Containing bamboo is a matter of diligence. The excellent article below first appeared in the Southeast Chapter American Bamboo Society Newsletter (Volume 8 Number 1). Reprinted with permission of the author.
There are two main methods used to contain running bamboos. You can either install a physical barrier or use cultural methods to keep it in bounds.
A physical barrier has the advantage of being permanent (if well designed) and needing minimal effort afterwards to keep the bamboo within. Its drawbacks are the expense of the barrier material, and the labor needed to dig a trench and install the barrier. Barriers may be made of fiberglass sheets, sheet metal, and various other composite materials. It needs to go at least 2' deep and be slanted with the top away from the bamboo side of the barrier. This forces any rhizomes up to the surface where you can see and cut them as they try to get over the top of the barrier. Bamboos tend to be deeper rooted in lighter soils, so if you're on light sandy soil, go down 3' ; if you're on heavy rocky clay, you might get away with 1' to 1.5'. The top of the barrier needs to be 2"- 3" above the soil line so it doesn't get buried by subsequent year's accumulations of leaves and soil and any mulch you might add. Joints in the barrier material need to be securely fastened to prevent the bamboo rhizomes from worming their way through any cracks that might be at the joints. Once installed, all you'll need to do is walk along the barrier once or twice toward the end of summer to spot and cut any rhizomes that are trying to jump over the top of the barrier and, also to make sure all of the barrier top is still exposed above the soil line. The saturated soil along a stream or swamp can serve as a natural barrier that will contain most bamboos, except for possibly Phyllostachys purpurata , which is said to be able to grow into shallow water.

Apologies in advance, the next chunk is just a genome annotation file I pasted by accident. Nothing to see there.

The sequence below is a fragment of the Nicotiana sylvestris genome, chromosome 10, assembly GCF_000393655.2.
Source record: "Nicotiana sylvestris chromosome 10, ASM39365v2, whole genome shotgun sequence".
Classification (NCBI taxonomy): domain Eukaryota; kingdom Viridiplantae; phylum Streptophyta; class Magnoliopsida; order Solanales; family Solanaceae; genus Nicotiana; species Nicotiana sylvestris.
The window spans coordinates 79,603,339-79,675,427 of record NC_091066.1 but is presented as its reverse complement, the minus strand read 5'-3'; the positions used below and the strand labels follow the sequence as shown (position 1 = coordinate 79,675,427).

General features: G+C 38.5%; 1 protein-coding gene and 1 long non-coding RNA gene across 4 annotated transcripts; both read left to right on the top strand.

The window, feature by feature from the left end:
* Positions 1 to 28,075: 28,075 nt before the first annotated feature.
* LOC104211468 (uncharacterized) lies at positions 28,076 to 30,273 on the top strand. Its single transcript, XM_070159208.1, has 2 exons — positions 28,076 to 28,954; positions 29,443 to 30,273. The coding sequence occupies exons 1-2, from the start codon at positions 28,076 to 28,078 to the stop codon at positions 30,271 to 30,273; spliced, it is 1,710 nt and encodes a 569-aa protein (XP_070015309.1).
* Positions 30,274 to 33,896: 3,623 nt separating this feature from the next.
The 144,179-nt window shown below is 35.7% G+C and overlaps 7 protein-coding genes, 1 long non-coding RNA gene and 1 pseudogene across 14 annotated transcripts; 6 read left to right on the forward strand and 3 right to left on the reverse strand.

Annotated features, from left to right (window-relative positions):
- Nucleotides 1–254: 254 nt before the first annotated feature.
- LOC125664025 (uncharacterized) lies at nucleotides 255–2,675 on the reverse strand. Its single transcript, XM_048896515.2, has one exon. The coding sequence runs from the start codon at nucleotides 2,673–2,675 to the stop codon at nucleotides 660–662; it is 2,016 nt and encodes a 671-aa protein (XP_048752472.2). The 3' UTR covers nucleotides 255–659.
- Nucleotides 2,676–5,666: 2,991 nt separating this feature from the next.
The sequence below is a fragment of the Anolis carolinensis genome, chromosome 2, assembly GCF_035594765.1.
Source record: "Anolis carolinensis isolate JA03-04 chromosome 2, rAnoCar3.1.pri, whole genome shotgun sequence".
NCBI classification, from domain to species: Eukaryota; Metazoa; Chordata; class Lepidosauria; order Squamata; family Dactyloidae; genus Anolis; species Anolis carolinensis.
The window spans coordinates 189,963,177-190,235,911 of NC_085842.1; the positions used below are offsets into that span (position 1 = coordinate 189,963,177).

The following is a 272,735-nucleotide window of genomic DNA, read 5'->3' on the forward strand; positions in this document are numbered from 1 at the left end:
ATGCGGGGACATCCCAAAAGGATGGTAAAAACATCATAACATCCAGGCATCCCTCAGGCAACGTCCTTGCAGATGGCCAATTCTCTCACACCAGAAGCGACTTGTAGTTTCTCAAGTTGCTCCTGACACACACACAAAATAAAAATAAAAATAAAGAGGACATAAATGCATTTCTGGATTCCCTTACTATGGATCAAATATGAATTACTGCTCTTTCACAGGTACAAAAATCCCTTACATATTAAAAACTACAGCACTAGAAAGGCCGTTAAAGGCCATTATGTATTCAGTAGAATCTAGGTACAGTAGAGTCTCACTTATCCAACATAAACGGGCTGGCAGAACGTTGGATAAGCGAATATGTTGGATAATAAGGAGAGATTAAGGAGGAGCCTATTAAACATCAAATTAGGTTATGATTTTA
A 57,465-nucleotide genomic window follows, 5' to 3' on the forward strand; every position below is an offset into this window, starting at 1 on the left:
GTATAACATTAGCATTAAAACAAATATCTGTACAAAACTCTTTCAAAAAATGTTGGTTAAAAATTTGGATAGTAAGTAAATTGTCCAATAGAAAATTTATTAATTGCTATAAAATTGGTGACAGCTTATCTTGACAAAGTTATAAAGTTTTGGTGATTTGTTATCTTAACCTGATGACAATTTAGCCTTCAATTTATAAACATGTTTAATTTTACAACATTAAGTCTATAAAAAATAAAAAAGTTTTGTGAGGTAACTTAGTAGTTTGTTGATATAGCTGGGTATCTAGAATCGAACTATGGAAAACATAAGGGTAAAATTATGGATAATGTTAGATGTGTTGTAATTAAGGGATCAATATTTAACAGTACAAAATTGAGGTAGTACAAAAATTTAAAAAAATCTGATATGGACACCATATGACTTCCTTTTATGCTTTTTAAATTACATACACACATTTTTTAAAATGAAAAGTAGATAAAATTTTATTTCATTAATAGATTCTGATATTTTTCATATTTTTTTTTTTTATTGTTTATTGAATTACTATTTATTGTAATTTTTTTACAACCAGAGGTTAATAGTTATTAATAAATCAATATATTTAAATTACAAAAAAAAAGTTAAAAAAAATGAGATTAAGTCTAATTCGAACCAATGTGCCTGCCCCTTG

There are various cultural methods of controlling bamboo. Cultural methods are cheap but require some of your labor at a specific time of the year to control the bamboo. If you skip a year when using these methods, then you have a lot of work ahead of you to get caught back up with the bamboo. One cultural method is simply each spring to cut any shoots coming up outside the area you designate as "bamboo grove". You can either cook up and eat the cut shoots or throw them into the bamboo grove to compost. If your bamboo is surrounded by lawn, then just mow frequently over the area where the bamboo is coming up during the spring shooting season. This is how the moso grove at the Old Silverbrook Cemetery has been controlled for the past 70-odd years. It is contained on two sides by a stream and swamp, on the third side by mowing a strip about 80í wide and on the fourth side there is a one lane asphalt road which it hasnít yet been able to burrow under.